HE didn’t have the final hit-out he probably would have liked but Kris Halloran will head to next week’s Imparja Cup in great touch.
The North Tamworth allrounder has been one of the form players since the new year, with last Saturday’s 10 a rare occasion he’s missed out.
Since the resumption from Christmas he would have scored more than 250 runs and at least three half-centuries in that.
He’ll be hoping to continue that up in Alice Springs as NSW chases a third successive national title.
It will be Halloran’s fifth time away to the Imparja Cup.
“Last time I went we (NSW) won it,” he said.
That was two years ago.
“It’s always a good week,” he said.
Even if it is usually hot and humid, although they generally play games early in the morning or late at night to combat that.
This year will mark the 20th year of the Imparja Cup.
Tennant Creek and Alice Springs staged the first Imparja match on Australia Day in 1994.
Four years later Northern Territory Cricket was enlisted to expand the tournament and Cricket Australia certified it as an official national
It now boasts 38 teams – male and female – and has become an important pathway for indigenous cricketers.
So much so that Cricket Australia National Talent Manager Greg Chappell will travel to Alice Springs for the tournament to canvass the country’s indigenous talent.
“Cricket Australia’s search for talented cricketers spans the country and the Imparja Cup provides a week-long advertisement for our nation’s indigenous cricketers,” Chappell said.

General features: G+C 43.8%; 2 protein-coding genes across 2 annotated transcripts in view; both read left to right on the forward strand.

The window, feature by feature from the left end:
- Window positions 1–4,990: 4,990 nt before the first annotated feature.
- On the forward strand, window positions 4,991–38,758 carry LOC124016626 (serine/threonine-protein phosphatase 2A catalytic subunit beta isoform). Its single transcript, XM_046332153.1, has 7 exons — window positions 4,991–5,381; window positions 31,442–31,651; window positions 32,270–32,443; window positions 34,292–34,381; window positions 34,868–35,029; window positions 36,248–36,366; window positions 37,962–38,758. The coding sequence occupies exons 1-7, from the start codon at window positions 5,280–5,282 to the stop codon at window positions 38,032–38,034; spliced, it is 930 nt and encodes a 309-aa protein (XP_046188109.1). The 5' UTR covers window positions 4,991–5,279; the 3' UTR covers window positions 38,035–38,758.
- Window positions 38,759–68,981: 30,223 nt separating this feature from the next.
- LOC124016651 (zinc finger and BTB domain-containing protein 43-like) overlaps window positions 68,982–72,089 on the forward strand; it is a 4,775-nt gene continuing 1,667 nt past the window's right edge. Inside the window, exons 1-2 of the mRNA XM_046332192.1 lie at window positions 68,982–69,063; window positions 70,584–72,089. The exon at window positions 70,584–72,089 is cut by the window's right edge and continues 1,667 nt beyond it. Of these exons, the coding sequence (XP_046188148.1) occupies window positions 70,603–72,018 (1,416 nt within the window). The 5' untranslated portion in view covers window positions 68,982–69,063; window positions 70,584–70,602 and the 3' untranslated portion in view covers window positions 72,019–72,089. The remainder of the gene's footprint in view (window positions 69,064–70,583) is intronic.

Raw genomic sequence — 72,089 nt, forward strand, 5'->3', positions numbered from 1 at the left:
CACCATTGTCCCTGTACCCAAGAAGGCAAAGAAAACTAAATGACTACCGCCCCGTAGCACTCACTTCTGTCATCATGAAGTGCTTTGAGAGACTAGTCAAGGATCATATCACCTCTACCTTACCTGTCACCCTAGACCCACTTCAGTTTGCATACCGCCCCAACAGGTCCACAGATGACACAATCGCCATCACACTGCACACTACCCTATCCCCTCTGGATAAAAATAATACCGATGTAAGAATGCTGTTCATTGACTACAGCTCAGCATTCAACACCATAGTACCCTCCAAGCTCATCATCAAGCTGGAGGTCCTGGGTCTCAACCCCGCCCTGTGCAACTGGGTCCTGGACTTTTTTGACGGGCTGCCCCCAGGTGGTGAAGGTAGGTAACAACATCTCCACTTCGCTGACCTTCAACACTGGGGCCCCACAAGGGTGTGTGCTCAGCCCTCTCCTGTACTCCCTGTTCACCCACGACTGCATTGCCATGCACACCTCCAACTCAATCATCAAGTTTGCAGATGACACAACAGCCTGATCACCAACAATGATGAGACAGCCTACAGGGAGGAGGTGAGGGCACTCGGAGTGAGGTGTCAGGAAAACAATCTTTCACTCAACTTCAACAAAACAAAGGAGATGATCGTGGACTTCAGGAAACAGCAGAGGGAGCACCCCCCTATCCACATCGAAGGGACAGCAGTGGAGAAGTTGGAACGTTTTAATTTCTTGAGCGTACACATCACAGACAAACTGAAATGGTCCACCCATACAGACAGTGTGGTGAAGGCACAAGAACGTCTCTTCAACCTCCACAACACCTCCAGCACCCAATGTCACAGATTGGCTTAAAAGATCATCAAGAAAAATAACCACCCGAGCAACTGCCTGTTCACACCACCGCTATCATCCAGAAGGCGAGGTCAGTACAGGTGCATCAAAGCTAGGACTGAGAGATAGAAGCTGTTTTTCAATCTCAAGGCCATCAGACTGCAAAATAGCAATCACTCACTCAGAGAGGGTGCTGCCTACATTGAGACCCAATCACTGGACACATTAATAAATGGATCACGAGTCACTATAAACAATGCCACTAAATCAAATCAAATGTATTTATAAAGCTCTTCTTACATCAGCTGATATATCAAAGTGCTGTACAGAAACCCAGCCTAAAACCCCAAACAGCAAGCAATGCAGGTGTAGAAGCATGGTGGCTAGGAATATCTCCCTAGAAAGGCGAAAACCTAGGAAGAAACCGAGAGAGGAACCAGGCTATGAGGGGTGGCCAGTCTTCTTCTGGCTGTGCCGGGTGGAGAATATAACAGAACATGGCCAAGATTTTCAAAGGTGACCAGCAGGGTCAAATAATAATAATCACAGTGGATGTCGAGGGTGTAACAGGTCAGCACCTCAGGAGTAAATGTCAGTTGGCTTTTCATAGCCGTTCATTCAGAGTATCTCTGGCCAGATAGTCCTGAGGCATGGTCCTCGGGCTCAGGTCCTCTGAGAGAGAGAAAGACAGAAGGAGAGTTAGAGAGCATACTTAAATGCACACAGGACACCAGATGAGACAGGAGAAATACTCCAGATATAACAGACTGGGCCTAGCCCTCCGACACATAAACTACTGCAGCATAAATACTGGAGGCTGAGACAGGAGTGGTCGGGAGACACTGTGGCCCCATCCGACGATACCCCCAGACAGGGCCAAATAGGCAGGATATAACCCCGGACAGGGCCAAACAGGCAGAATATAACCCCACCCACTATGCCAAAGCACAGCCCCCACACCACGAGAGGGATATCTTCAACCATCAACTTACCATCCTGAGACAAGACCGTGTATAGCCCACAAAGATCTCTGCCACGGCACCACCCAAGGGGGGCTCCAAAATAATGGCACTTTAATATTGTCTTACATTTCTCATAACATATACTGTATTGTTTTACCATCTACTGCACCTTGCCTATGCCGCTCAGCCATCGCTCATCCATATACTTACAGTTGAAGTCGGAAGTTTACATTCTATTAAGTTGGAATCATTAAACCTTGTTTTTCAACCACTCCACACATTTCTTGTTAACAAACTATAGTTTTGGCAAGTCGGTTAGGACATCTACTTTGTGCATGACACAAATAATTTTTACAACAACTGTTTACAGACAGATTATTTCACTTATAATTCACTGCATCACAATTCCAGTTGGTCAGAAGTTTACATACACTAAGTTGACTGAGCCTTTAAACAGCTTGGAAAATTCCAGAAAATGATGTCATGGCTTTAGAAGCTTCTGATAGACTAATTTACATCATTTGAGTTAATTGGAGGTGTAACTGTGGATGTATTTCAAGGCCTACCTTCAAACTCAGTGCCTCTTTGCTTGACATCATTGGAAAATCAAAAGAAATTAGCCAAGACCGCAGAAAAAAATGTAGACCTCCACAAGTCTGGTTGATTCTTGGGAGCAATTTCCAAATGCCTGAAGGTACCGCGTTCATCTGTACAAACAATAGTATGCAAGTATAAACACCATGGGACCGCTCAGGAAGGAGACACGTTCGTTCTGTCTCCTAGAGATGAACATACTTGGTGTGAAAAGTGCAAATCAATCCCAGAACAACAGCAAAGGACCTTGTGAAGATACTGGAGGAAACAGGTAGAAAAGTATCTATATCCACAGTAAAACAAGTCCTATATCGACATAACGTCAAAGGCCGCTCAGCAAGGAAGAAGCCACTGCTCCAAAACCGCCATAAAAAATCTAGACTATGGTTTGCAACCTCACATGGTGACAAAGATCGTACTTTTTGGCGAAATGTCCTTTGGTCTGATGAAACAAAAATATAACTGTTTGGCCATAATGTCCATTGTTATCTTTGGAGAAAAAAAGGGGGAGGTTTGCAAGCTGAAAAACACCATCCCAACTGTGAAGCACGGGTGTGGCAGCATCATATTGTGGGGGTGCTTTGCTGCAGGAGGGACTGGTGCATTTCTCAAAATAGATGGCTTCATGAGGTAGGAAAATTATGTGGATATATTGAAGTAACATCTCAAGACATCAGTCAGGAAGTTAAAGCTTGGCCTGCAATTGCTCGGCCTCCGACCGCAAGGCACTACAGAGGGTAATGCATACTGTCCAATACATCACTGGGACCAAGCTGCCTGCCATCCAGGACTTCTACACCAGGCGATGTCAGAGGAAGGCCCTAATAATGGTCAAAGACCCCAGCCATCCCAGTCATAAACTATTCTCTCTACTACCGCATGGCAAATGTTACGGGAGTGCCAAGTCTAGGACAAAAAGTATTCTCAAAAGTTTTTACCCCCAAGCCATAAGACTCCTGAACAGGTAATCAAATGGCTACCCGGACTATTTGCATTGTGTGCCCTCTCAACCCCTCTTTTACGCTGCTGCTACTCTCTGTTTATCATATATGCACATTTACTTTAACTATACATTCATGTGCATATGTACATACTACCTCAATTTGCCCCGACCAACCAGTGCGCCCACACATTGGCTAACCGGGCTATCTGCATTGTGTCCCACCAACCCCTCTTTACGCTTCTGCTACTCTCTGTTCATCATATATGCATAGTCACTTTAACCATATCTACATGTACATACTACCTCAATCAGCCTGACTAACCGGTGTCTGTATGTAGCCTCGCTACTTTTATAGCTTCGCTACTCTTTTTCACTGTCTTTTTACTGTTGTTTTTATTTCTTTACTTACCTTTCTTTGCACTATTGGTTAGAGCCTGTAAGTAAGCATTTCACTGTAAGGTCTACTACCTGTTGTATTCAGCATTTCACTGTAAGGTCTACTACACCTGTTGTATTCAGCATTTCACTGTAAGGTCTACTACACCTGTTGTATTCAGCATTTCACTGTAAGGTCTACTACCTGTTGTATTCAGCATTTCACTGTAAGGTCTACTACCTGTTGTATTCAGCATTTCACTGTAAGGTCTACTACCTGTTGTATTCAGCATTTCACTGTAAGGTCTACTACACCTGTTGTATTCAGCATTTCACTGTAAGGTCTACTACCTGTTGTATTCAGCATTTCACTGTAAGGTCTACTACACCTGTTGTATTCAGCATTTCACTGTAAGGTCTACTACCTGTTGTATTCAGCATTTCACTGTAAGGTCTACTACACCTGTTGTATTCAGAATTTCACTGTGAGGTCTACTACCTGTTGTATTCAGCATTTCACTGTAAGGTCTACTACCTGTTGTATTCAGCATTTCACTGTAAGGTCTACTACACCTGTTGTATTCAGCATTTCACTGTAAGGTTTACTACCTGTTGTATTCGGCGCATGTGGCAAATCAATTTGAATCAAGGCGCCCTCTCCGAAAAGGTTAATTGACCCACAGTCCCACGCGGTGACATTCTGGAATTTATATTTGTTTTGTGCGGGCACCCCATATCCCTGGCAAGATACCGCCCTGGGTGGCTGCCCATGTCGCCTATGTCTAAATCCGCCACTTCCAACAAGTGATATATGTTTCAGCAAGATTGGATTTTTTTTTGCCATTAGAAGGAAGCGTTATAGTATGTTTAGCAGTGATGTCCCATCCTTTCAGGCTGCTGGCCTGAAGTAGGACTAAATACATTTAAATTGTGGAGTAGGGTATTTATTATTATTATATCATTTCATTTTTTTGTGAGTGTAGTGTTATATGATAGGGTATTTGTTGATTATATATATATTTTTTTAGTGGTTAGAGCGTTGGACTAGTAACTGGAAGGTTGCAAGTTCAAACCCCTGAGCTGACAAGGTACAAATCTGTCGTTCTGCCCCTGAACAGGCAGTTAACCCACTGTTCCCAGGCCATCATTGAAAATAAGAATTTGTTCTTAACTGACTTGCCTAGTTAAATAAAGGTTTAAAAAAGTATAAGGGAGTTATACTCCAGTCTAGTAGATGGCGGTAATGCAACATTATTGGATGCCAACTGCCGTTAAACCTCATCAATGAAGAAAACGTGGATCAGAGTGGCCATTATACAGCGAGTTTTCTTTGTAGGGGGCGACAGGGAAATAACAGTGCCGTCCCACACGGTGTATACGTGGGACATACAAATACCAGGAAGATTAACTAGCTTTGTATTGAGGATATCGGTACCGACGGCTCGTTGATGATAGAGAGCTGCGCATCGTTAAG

Halloran will be joined in the NSW side by State U19s rep and Tamworth team-mate Harrison Kelly and former Tamworth skipper Jeff Cook, who will lead what is a strong squad.
Ten of them are returning from last year’s championships.
The side was selected late last year but, unlike previous campaigns, hasn’t had any warm-up games.
“We’re going up underprepared,” Halloran said.
“In saying that, a lot of the guys are playing grade in Sydney.
“They’ve all got a bit of cricket under their belts.”
Northern neighbours Queensland loom as the biggest threat to their title defence.
“The Queensland team look quite handy. They’ll definitely be one to beat,” Halloran said.
“They’ve got a few guys who played Shield cricket and 2nd XI.”
That will present a good challenge.
Halloran has been dogged by the hangover from a shoulder injury he picked up over the off-season but said, batting-wise, things have been pretty good.
His scores certainly indicate that.
“It’s still a bit dodgy in the field but it’s slowly coming together,” he said.
He’s probably just been a bit inconsistent, something he’ll have the opportunity to rectify next week.
The tournament will be prefaced by the annual ACA Masters and Black Caps match at Traeger Park on Sunday with the competition proper getting underway on Monday.
All the games will be Twenty20s and the first couple of days they’ll play twice daily.
The final is next Saturday.